- Top of page
- Materials and Methods
Background: Ventricular premature contractions (VPCs) are common in the occult stage of cardiomyopathy in Doberman Pinschers. Although the gold standard for detecting arrhythmia is the 24-hour ambulatory electrocardiography (ECG) (Holter), this method is more expensive, time-consuming and often not as readily available as common ECG.
Objectives: Comparison of 5-minute ECGs with Holter examinations.
Animals: Eight hundred and seventy-five 5-minute ECGs and Holter examinations of 431 Doberman Pinschers.
Methods: Each examination included a 5-minute ECG and Holter examination. A cut-off value of >100 VPCs/24 hours using Holter was considered diagnostic for the presence of cardiomyopathy. Statistical evaluation included calculation of sensitivity, specificity, positive predictive value, and negative predictive value.
Results: Holter examinations revealed >100 VPCs/24 hours in 204/875 examinations. At least 1 VPC during a 5-minute ECG was detected in 131 (64.2%) of these 204 examinations. No VPCs were found in the 5-minute ECG in 73 (35.8%) examinations of affected Doberman Pinschers. A 5-minute ECG with at least 1 VPC as cut-off had a sensitivity of 64.2%, a specificity of 96.7%, a positive predictive value of 85.6% and a negative predictive value of 89.9% for the presence of >100 VPCs/24 hours.
Conclusions and Clinical Importance: A 5-minute ECG is a rather insensitive method for detecting arrhythmias in Doberman Pinschers. However, the occurrence of at least 1 VPC in 5 minutes strongly warrants further examination of the dog, because specificity (96.7%) and positive predictive value (85.6%) are high and could suggest occult cardiomyopathy.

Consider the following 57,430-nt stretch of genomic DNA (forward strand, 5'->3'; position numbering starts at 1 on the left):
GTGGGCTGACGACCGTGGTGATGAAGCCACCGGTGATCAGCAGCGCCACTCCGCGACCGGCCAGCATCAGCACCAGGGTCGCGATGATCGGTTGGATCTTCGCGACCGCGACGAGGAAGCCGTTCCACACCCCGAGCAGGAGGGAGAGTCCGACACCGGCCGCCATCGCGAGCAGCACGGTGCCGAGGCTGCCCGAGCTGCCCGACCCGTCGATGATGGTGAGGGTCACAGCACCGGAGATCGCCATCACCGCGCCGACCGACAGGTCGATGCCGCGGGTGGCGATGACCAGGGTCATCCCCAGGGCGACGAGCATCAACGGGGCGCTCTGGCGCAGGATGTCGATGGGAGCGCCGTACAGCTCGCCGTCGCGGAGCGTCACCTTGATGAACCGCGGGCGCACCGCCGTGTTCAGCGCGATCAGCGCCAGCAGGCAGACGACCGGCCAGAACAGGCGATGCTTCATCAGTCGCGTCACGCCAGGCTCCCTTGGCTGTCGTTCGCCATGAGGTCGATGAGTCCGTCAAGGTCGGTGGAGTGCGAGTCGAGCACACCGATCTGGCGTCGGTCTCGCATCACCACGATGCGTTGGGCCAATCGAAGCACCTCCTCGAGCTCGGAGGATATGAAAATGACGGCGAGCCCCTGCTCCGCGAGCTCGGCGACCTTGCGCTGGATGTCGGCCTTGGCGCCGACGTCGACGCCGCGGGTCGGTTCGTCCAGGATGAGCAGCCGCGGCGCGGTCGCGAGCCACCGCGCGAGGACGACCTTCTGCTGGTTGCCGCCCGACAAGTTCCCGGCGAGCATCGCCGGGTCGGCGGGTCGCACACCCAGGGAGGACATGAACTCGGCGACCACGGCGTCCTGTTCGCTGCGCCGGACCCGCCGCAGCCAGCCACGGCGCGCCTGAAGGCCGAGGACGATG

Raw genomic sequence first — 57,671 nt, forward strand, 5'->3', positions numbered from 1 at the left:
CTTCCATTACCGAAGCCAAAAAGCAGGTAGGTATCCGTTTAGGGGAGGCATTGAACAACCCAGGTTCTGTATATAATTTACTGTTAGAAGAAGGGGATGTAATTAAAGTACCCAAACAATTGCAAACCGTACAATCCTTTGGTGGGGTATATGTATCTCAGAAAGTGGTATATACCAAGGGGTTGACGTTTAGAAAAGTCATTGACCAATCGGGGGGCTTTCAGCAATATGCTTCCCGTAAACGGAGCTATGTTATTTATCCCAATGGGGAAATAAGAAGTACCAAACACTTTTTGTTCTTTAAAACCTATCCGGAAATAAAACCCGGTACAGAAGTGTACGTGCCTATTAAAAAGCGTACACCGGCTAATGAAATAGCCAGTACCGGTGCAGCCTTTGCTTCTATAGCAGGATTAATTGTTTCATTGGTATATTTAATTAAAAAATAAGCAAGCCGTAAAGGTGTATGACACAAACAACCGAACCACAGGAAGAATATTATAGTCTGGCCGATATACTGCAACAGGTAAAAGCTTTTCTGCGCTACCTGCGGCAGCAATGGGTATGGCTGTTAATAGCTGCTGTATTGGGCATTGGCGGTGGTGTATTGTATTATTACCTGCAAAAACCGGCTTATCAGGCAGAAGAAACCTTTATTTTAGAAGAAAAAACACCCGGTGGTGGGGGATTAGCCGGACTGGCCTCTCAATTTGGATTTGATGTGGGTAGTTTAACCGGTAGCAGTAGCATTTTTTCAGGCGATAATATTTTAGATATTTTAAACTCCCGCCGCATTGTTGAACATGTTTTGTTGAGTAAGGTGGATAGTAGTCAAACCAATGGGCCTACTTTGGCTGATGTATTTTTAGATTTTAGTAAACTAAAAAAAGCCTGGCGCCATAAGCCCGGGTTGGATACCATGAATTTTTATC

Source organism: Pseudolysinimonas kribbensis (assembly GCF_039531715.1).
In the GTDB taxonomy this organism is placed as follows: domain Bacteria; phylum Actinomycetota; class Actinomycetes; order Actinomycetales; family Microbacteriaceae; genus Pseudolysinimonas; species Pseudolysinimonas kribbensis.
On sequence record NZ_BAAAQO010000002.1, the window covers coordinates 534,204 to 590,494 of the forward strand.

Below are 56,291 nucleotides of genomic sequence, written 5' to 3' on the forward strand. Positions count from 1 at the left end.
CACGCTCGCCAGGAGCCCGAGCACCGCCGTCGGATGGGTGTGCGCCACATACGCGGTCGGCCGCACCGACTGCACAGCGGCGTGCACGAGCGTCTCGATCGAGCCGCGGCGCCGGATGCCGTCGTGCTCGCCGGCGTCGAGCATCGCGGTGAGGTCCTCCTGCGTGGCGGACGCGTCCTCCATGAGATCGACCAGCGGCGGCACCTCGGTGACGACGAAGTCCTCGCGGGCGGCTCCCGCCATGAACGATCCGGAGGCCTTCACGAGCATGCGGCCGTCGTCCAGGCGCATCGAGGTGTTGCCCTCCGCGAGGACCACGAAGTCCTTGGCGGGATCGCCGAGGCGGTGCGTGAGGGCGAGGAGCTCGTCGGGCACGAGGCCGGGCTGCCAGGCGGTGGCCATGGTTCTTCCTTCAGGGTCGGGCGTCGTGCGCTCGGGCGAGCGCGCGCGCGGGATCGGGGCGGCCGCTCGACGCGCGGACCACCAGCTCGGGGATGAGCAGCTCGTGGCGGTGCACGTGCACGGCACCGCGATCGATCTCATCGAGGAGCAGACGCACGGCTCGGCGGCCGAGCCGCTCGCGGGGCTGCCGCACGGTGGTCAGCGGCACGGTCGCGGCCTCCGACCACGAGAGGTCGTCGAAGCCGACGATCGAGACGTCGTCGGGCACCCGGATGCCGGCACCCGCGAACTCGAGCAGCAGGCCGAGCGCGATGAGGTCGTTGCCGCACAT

Ventricular premature contractions (VPCs) are a cardinal finding in the occult phase of dilated cardiomyopathy (DCM) in Doberman Pinschers.a,1–13 Affected dogs in the occult phase are without clinical signs at this stage of the disease. Sudden death, caused by ventricular tachycardia and ventricular fibrillation, occurs during the occult phase in at least 25–30% of affected dogs.3,7,8 The natural progression of DCM can be described by 3 distinct stages or phases.2,9,10,11,13 Stage I is characterized by a morphologically and electrically normal heart and no evidence of clinical signs of heart disease. The occult stage of the disease, stage II, is characterized by evidence of morphologic or electrical changes in the absence of clinical signs of heart disease. The morphologic abnormality consists of left ventricular (LV) enlargement in both systole and diastole. The electrical abnormality consists of the presence of VPCs. These abnormalities, morphologic or electrical, may coexist or may be of predominantly 1 form at any time during this occult stage.3,7,10,14,15 Stage III is characterized by the presence of clinical signs of heart failure and is known as the overt stage of DCM. Evidence of exercise intolerance usually is lacking until the onset of pulmonary edema and congestive heart failure.3,7,10,14,15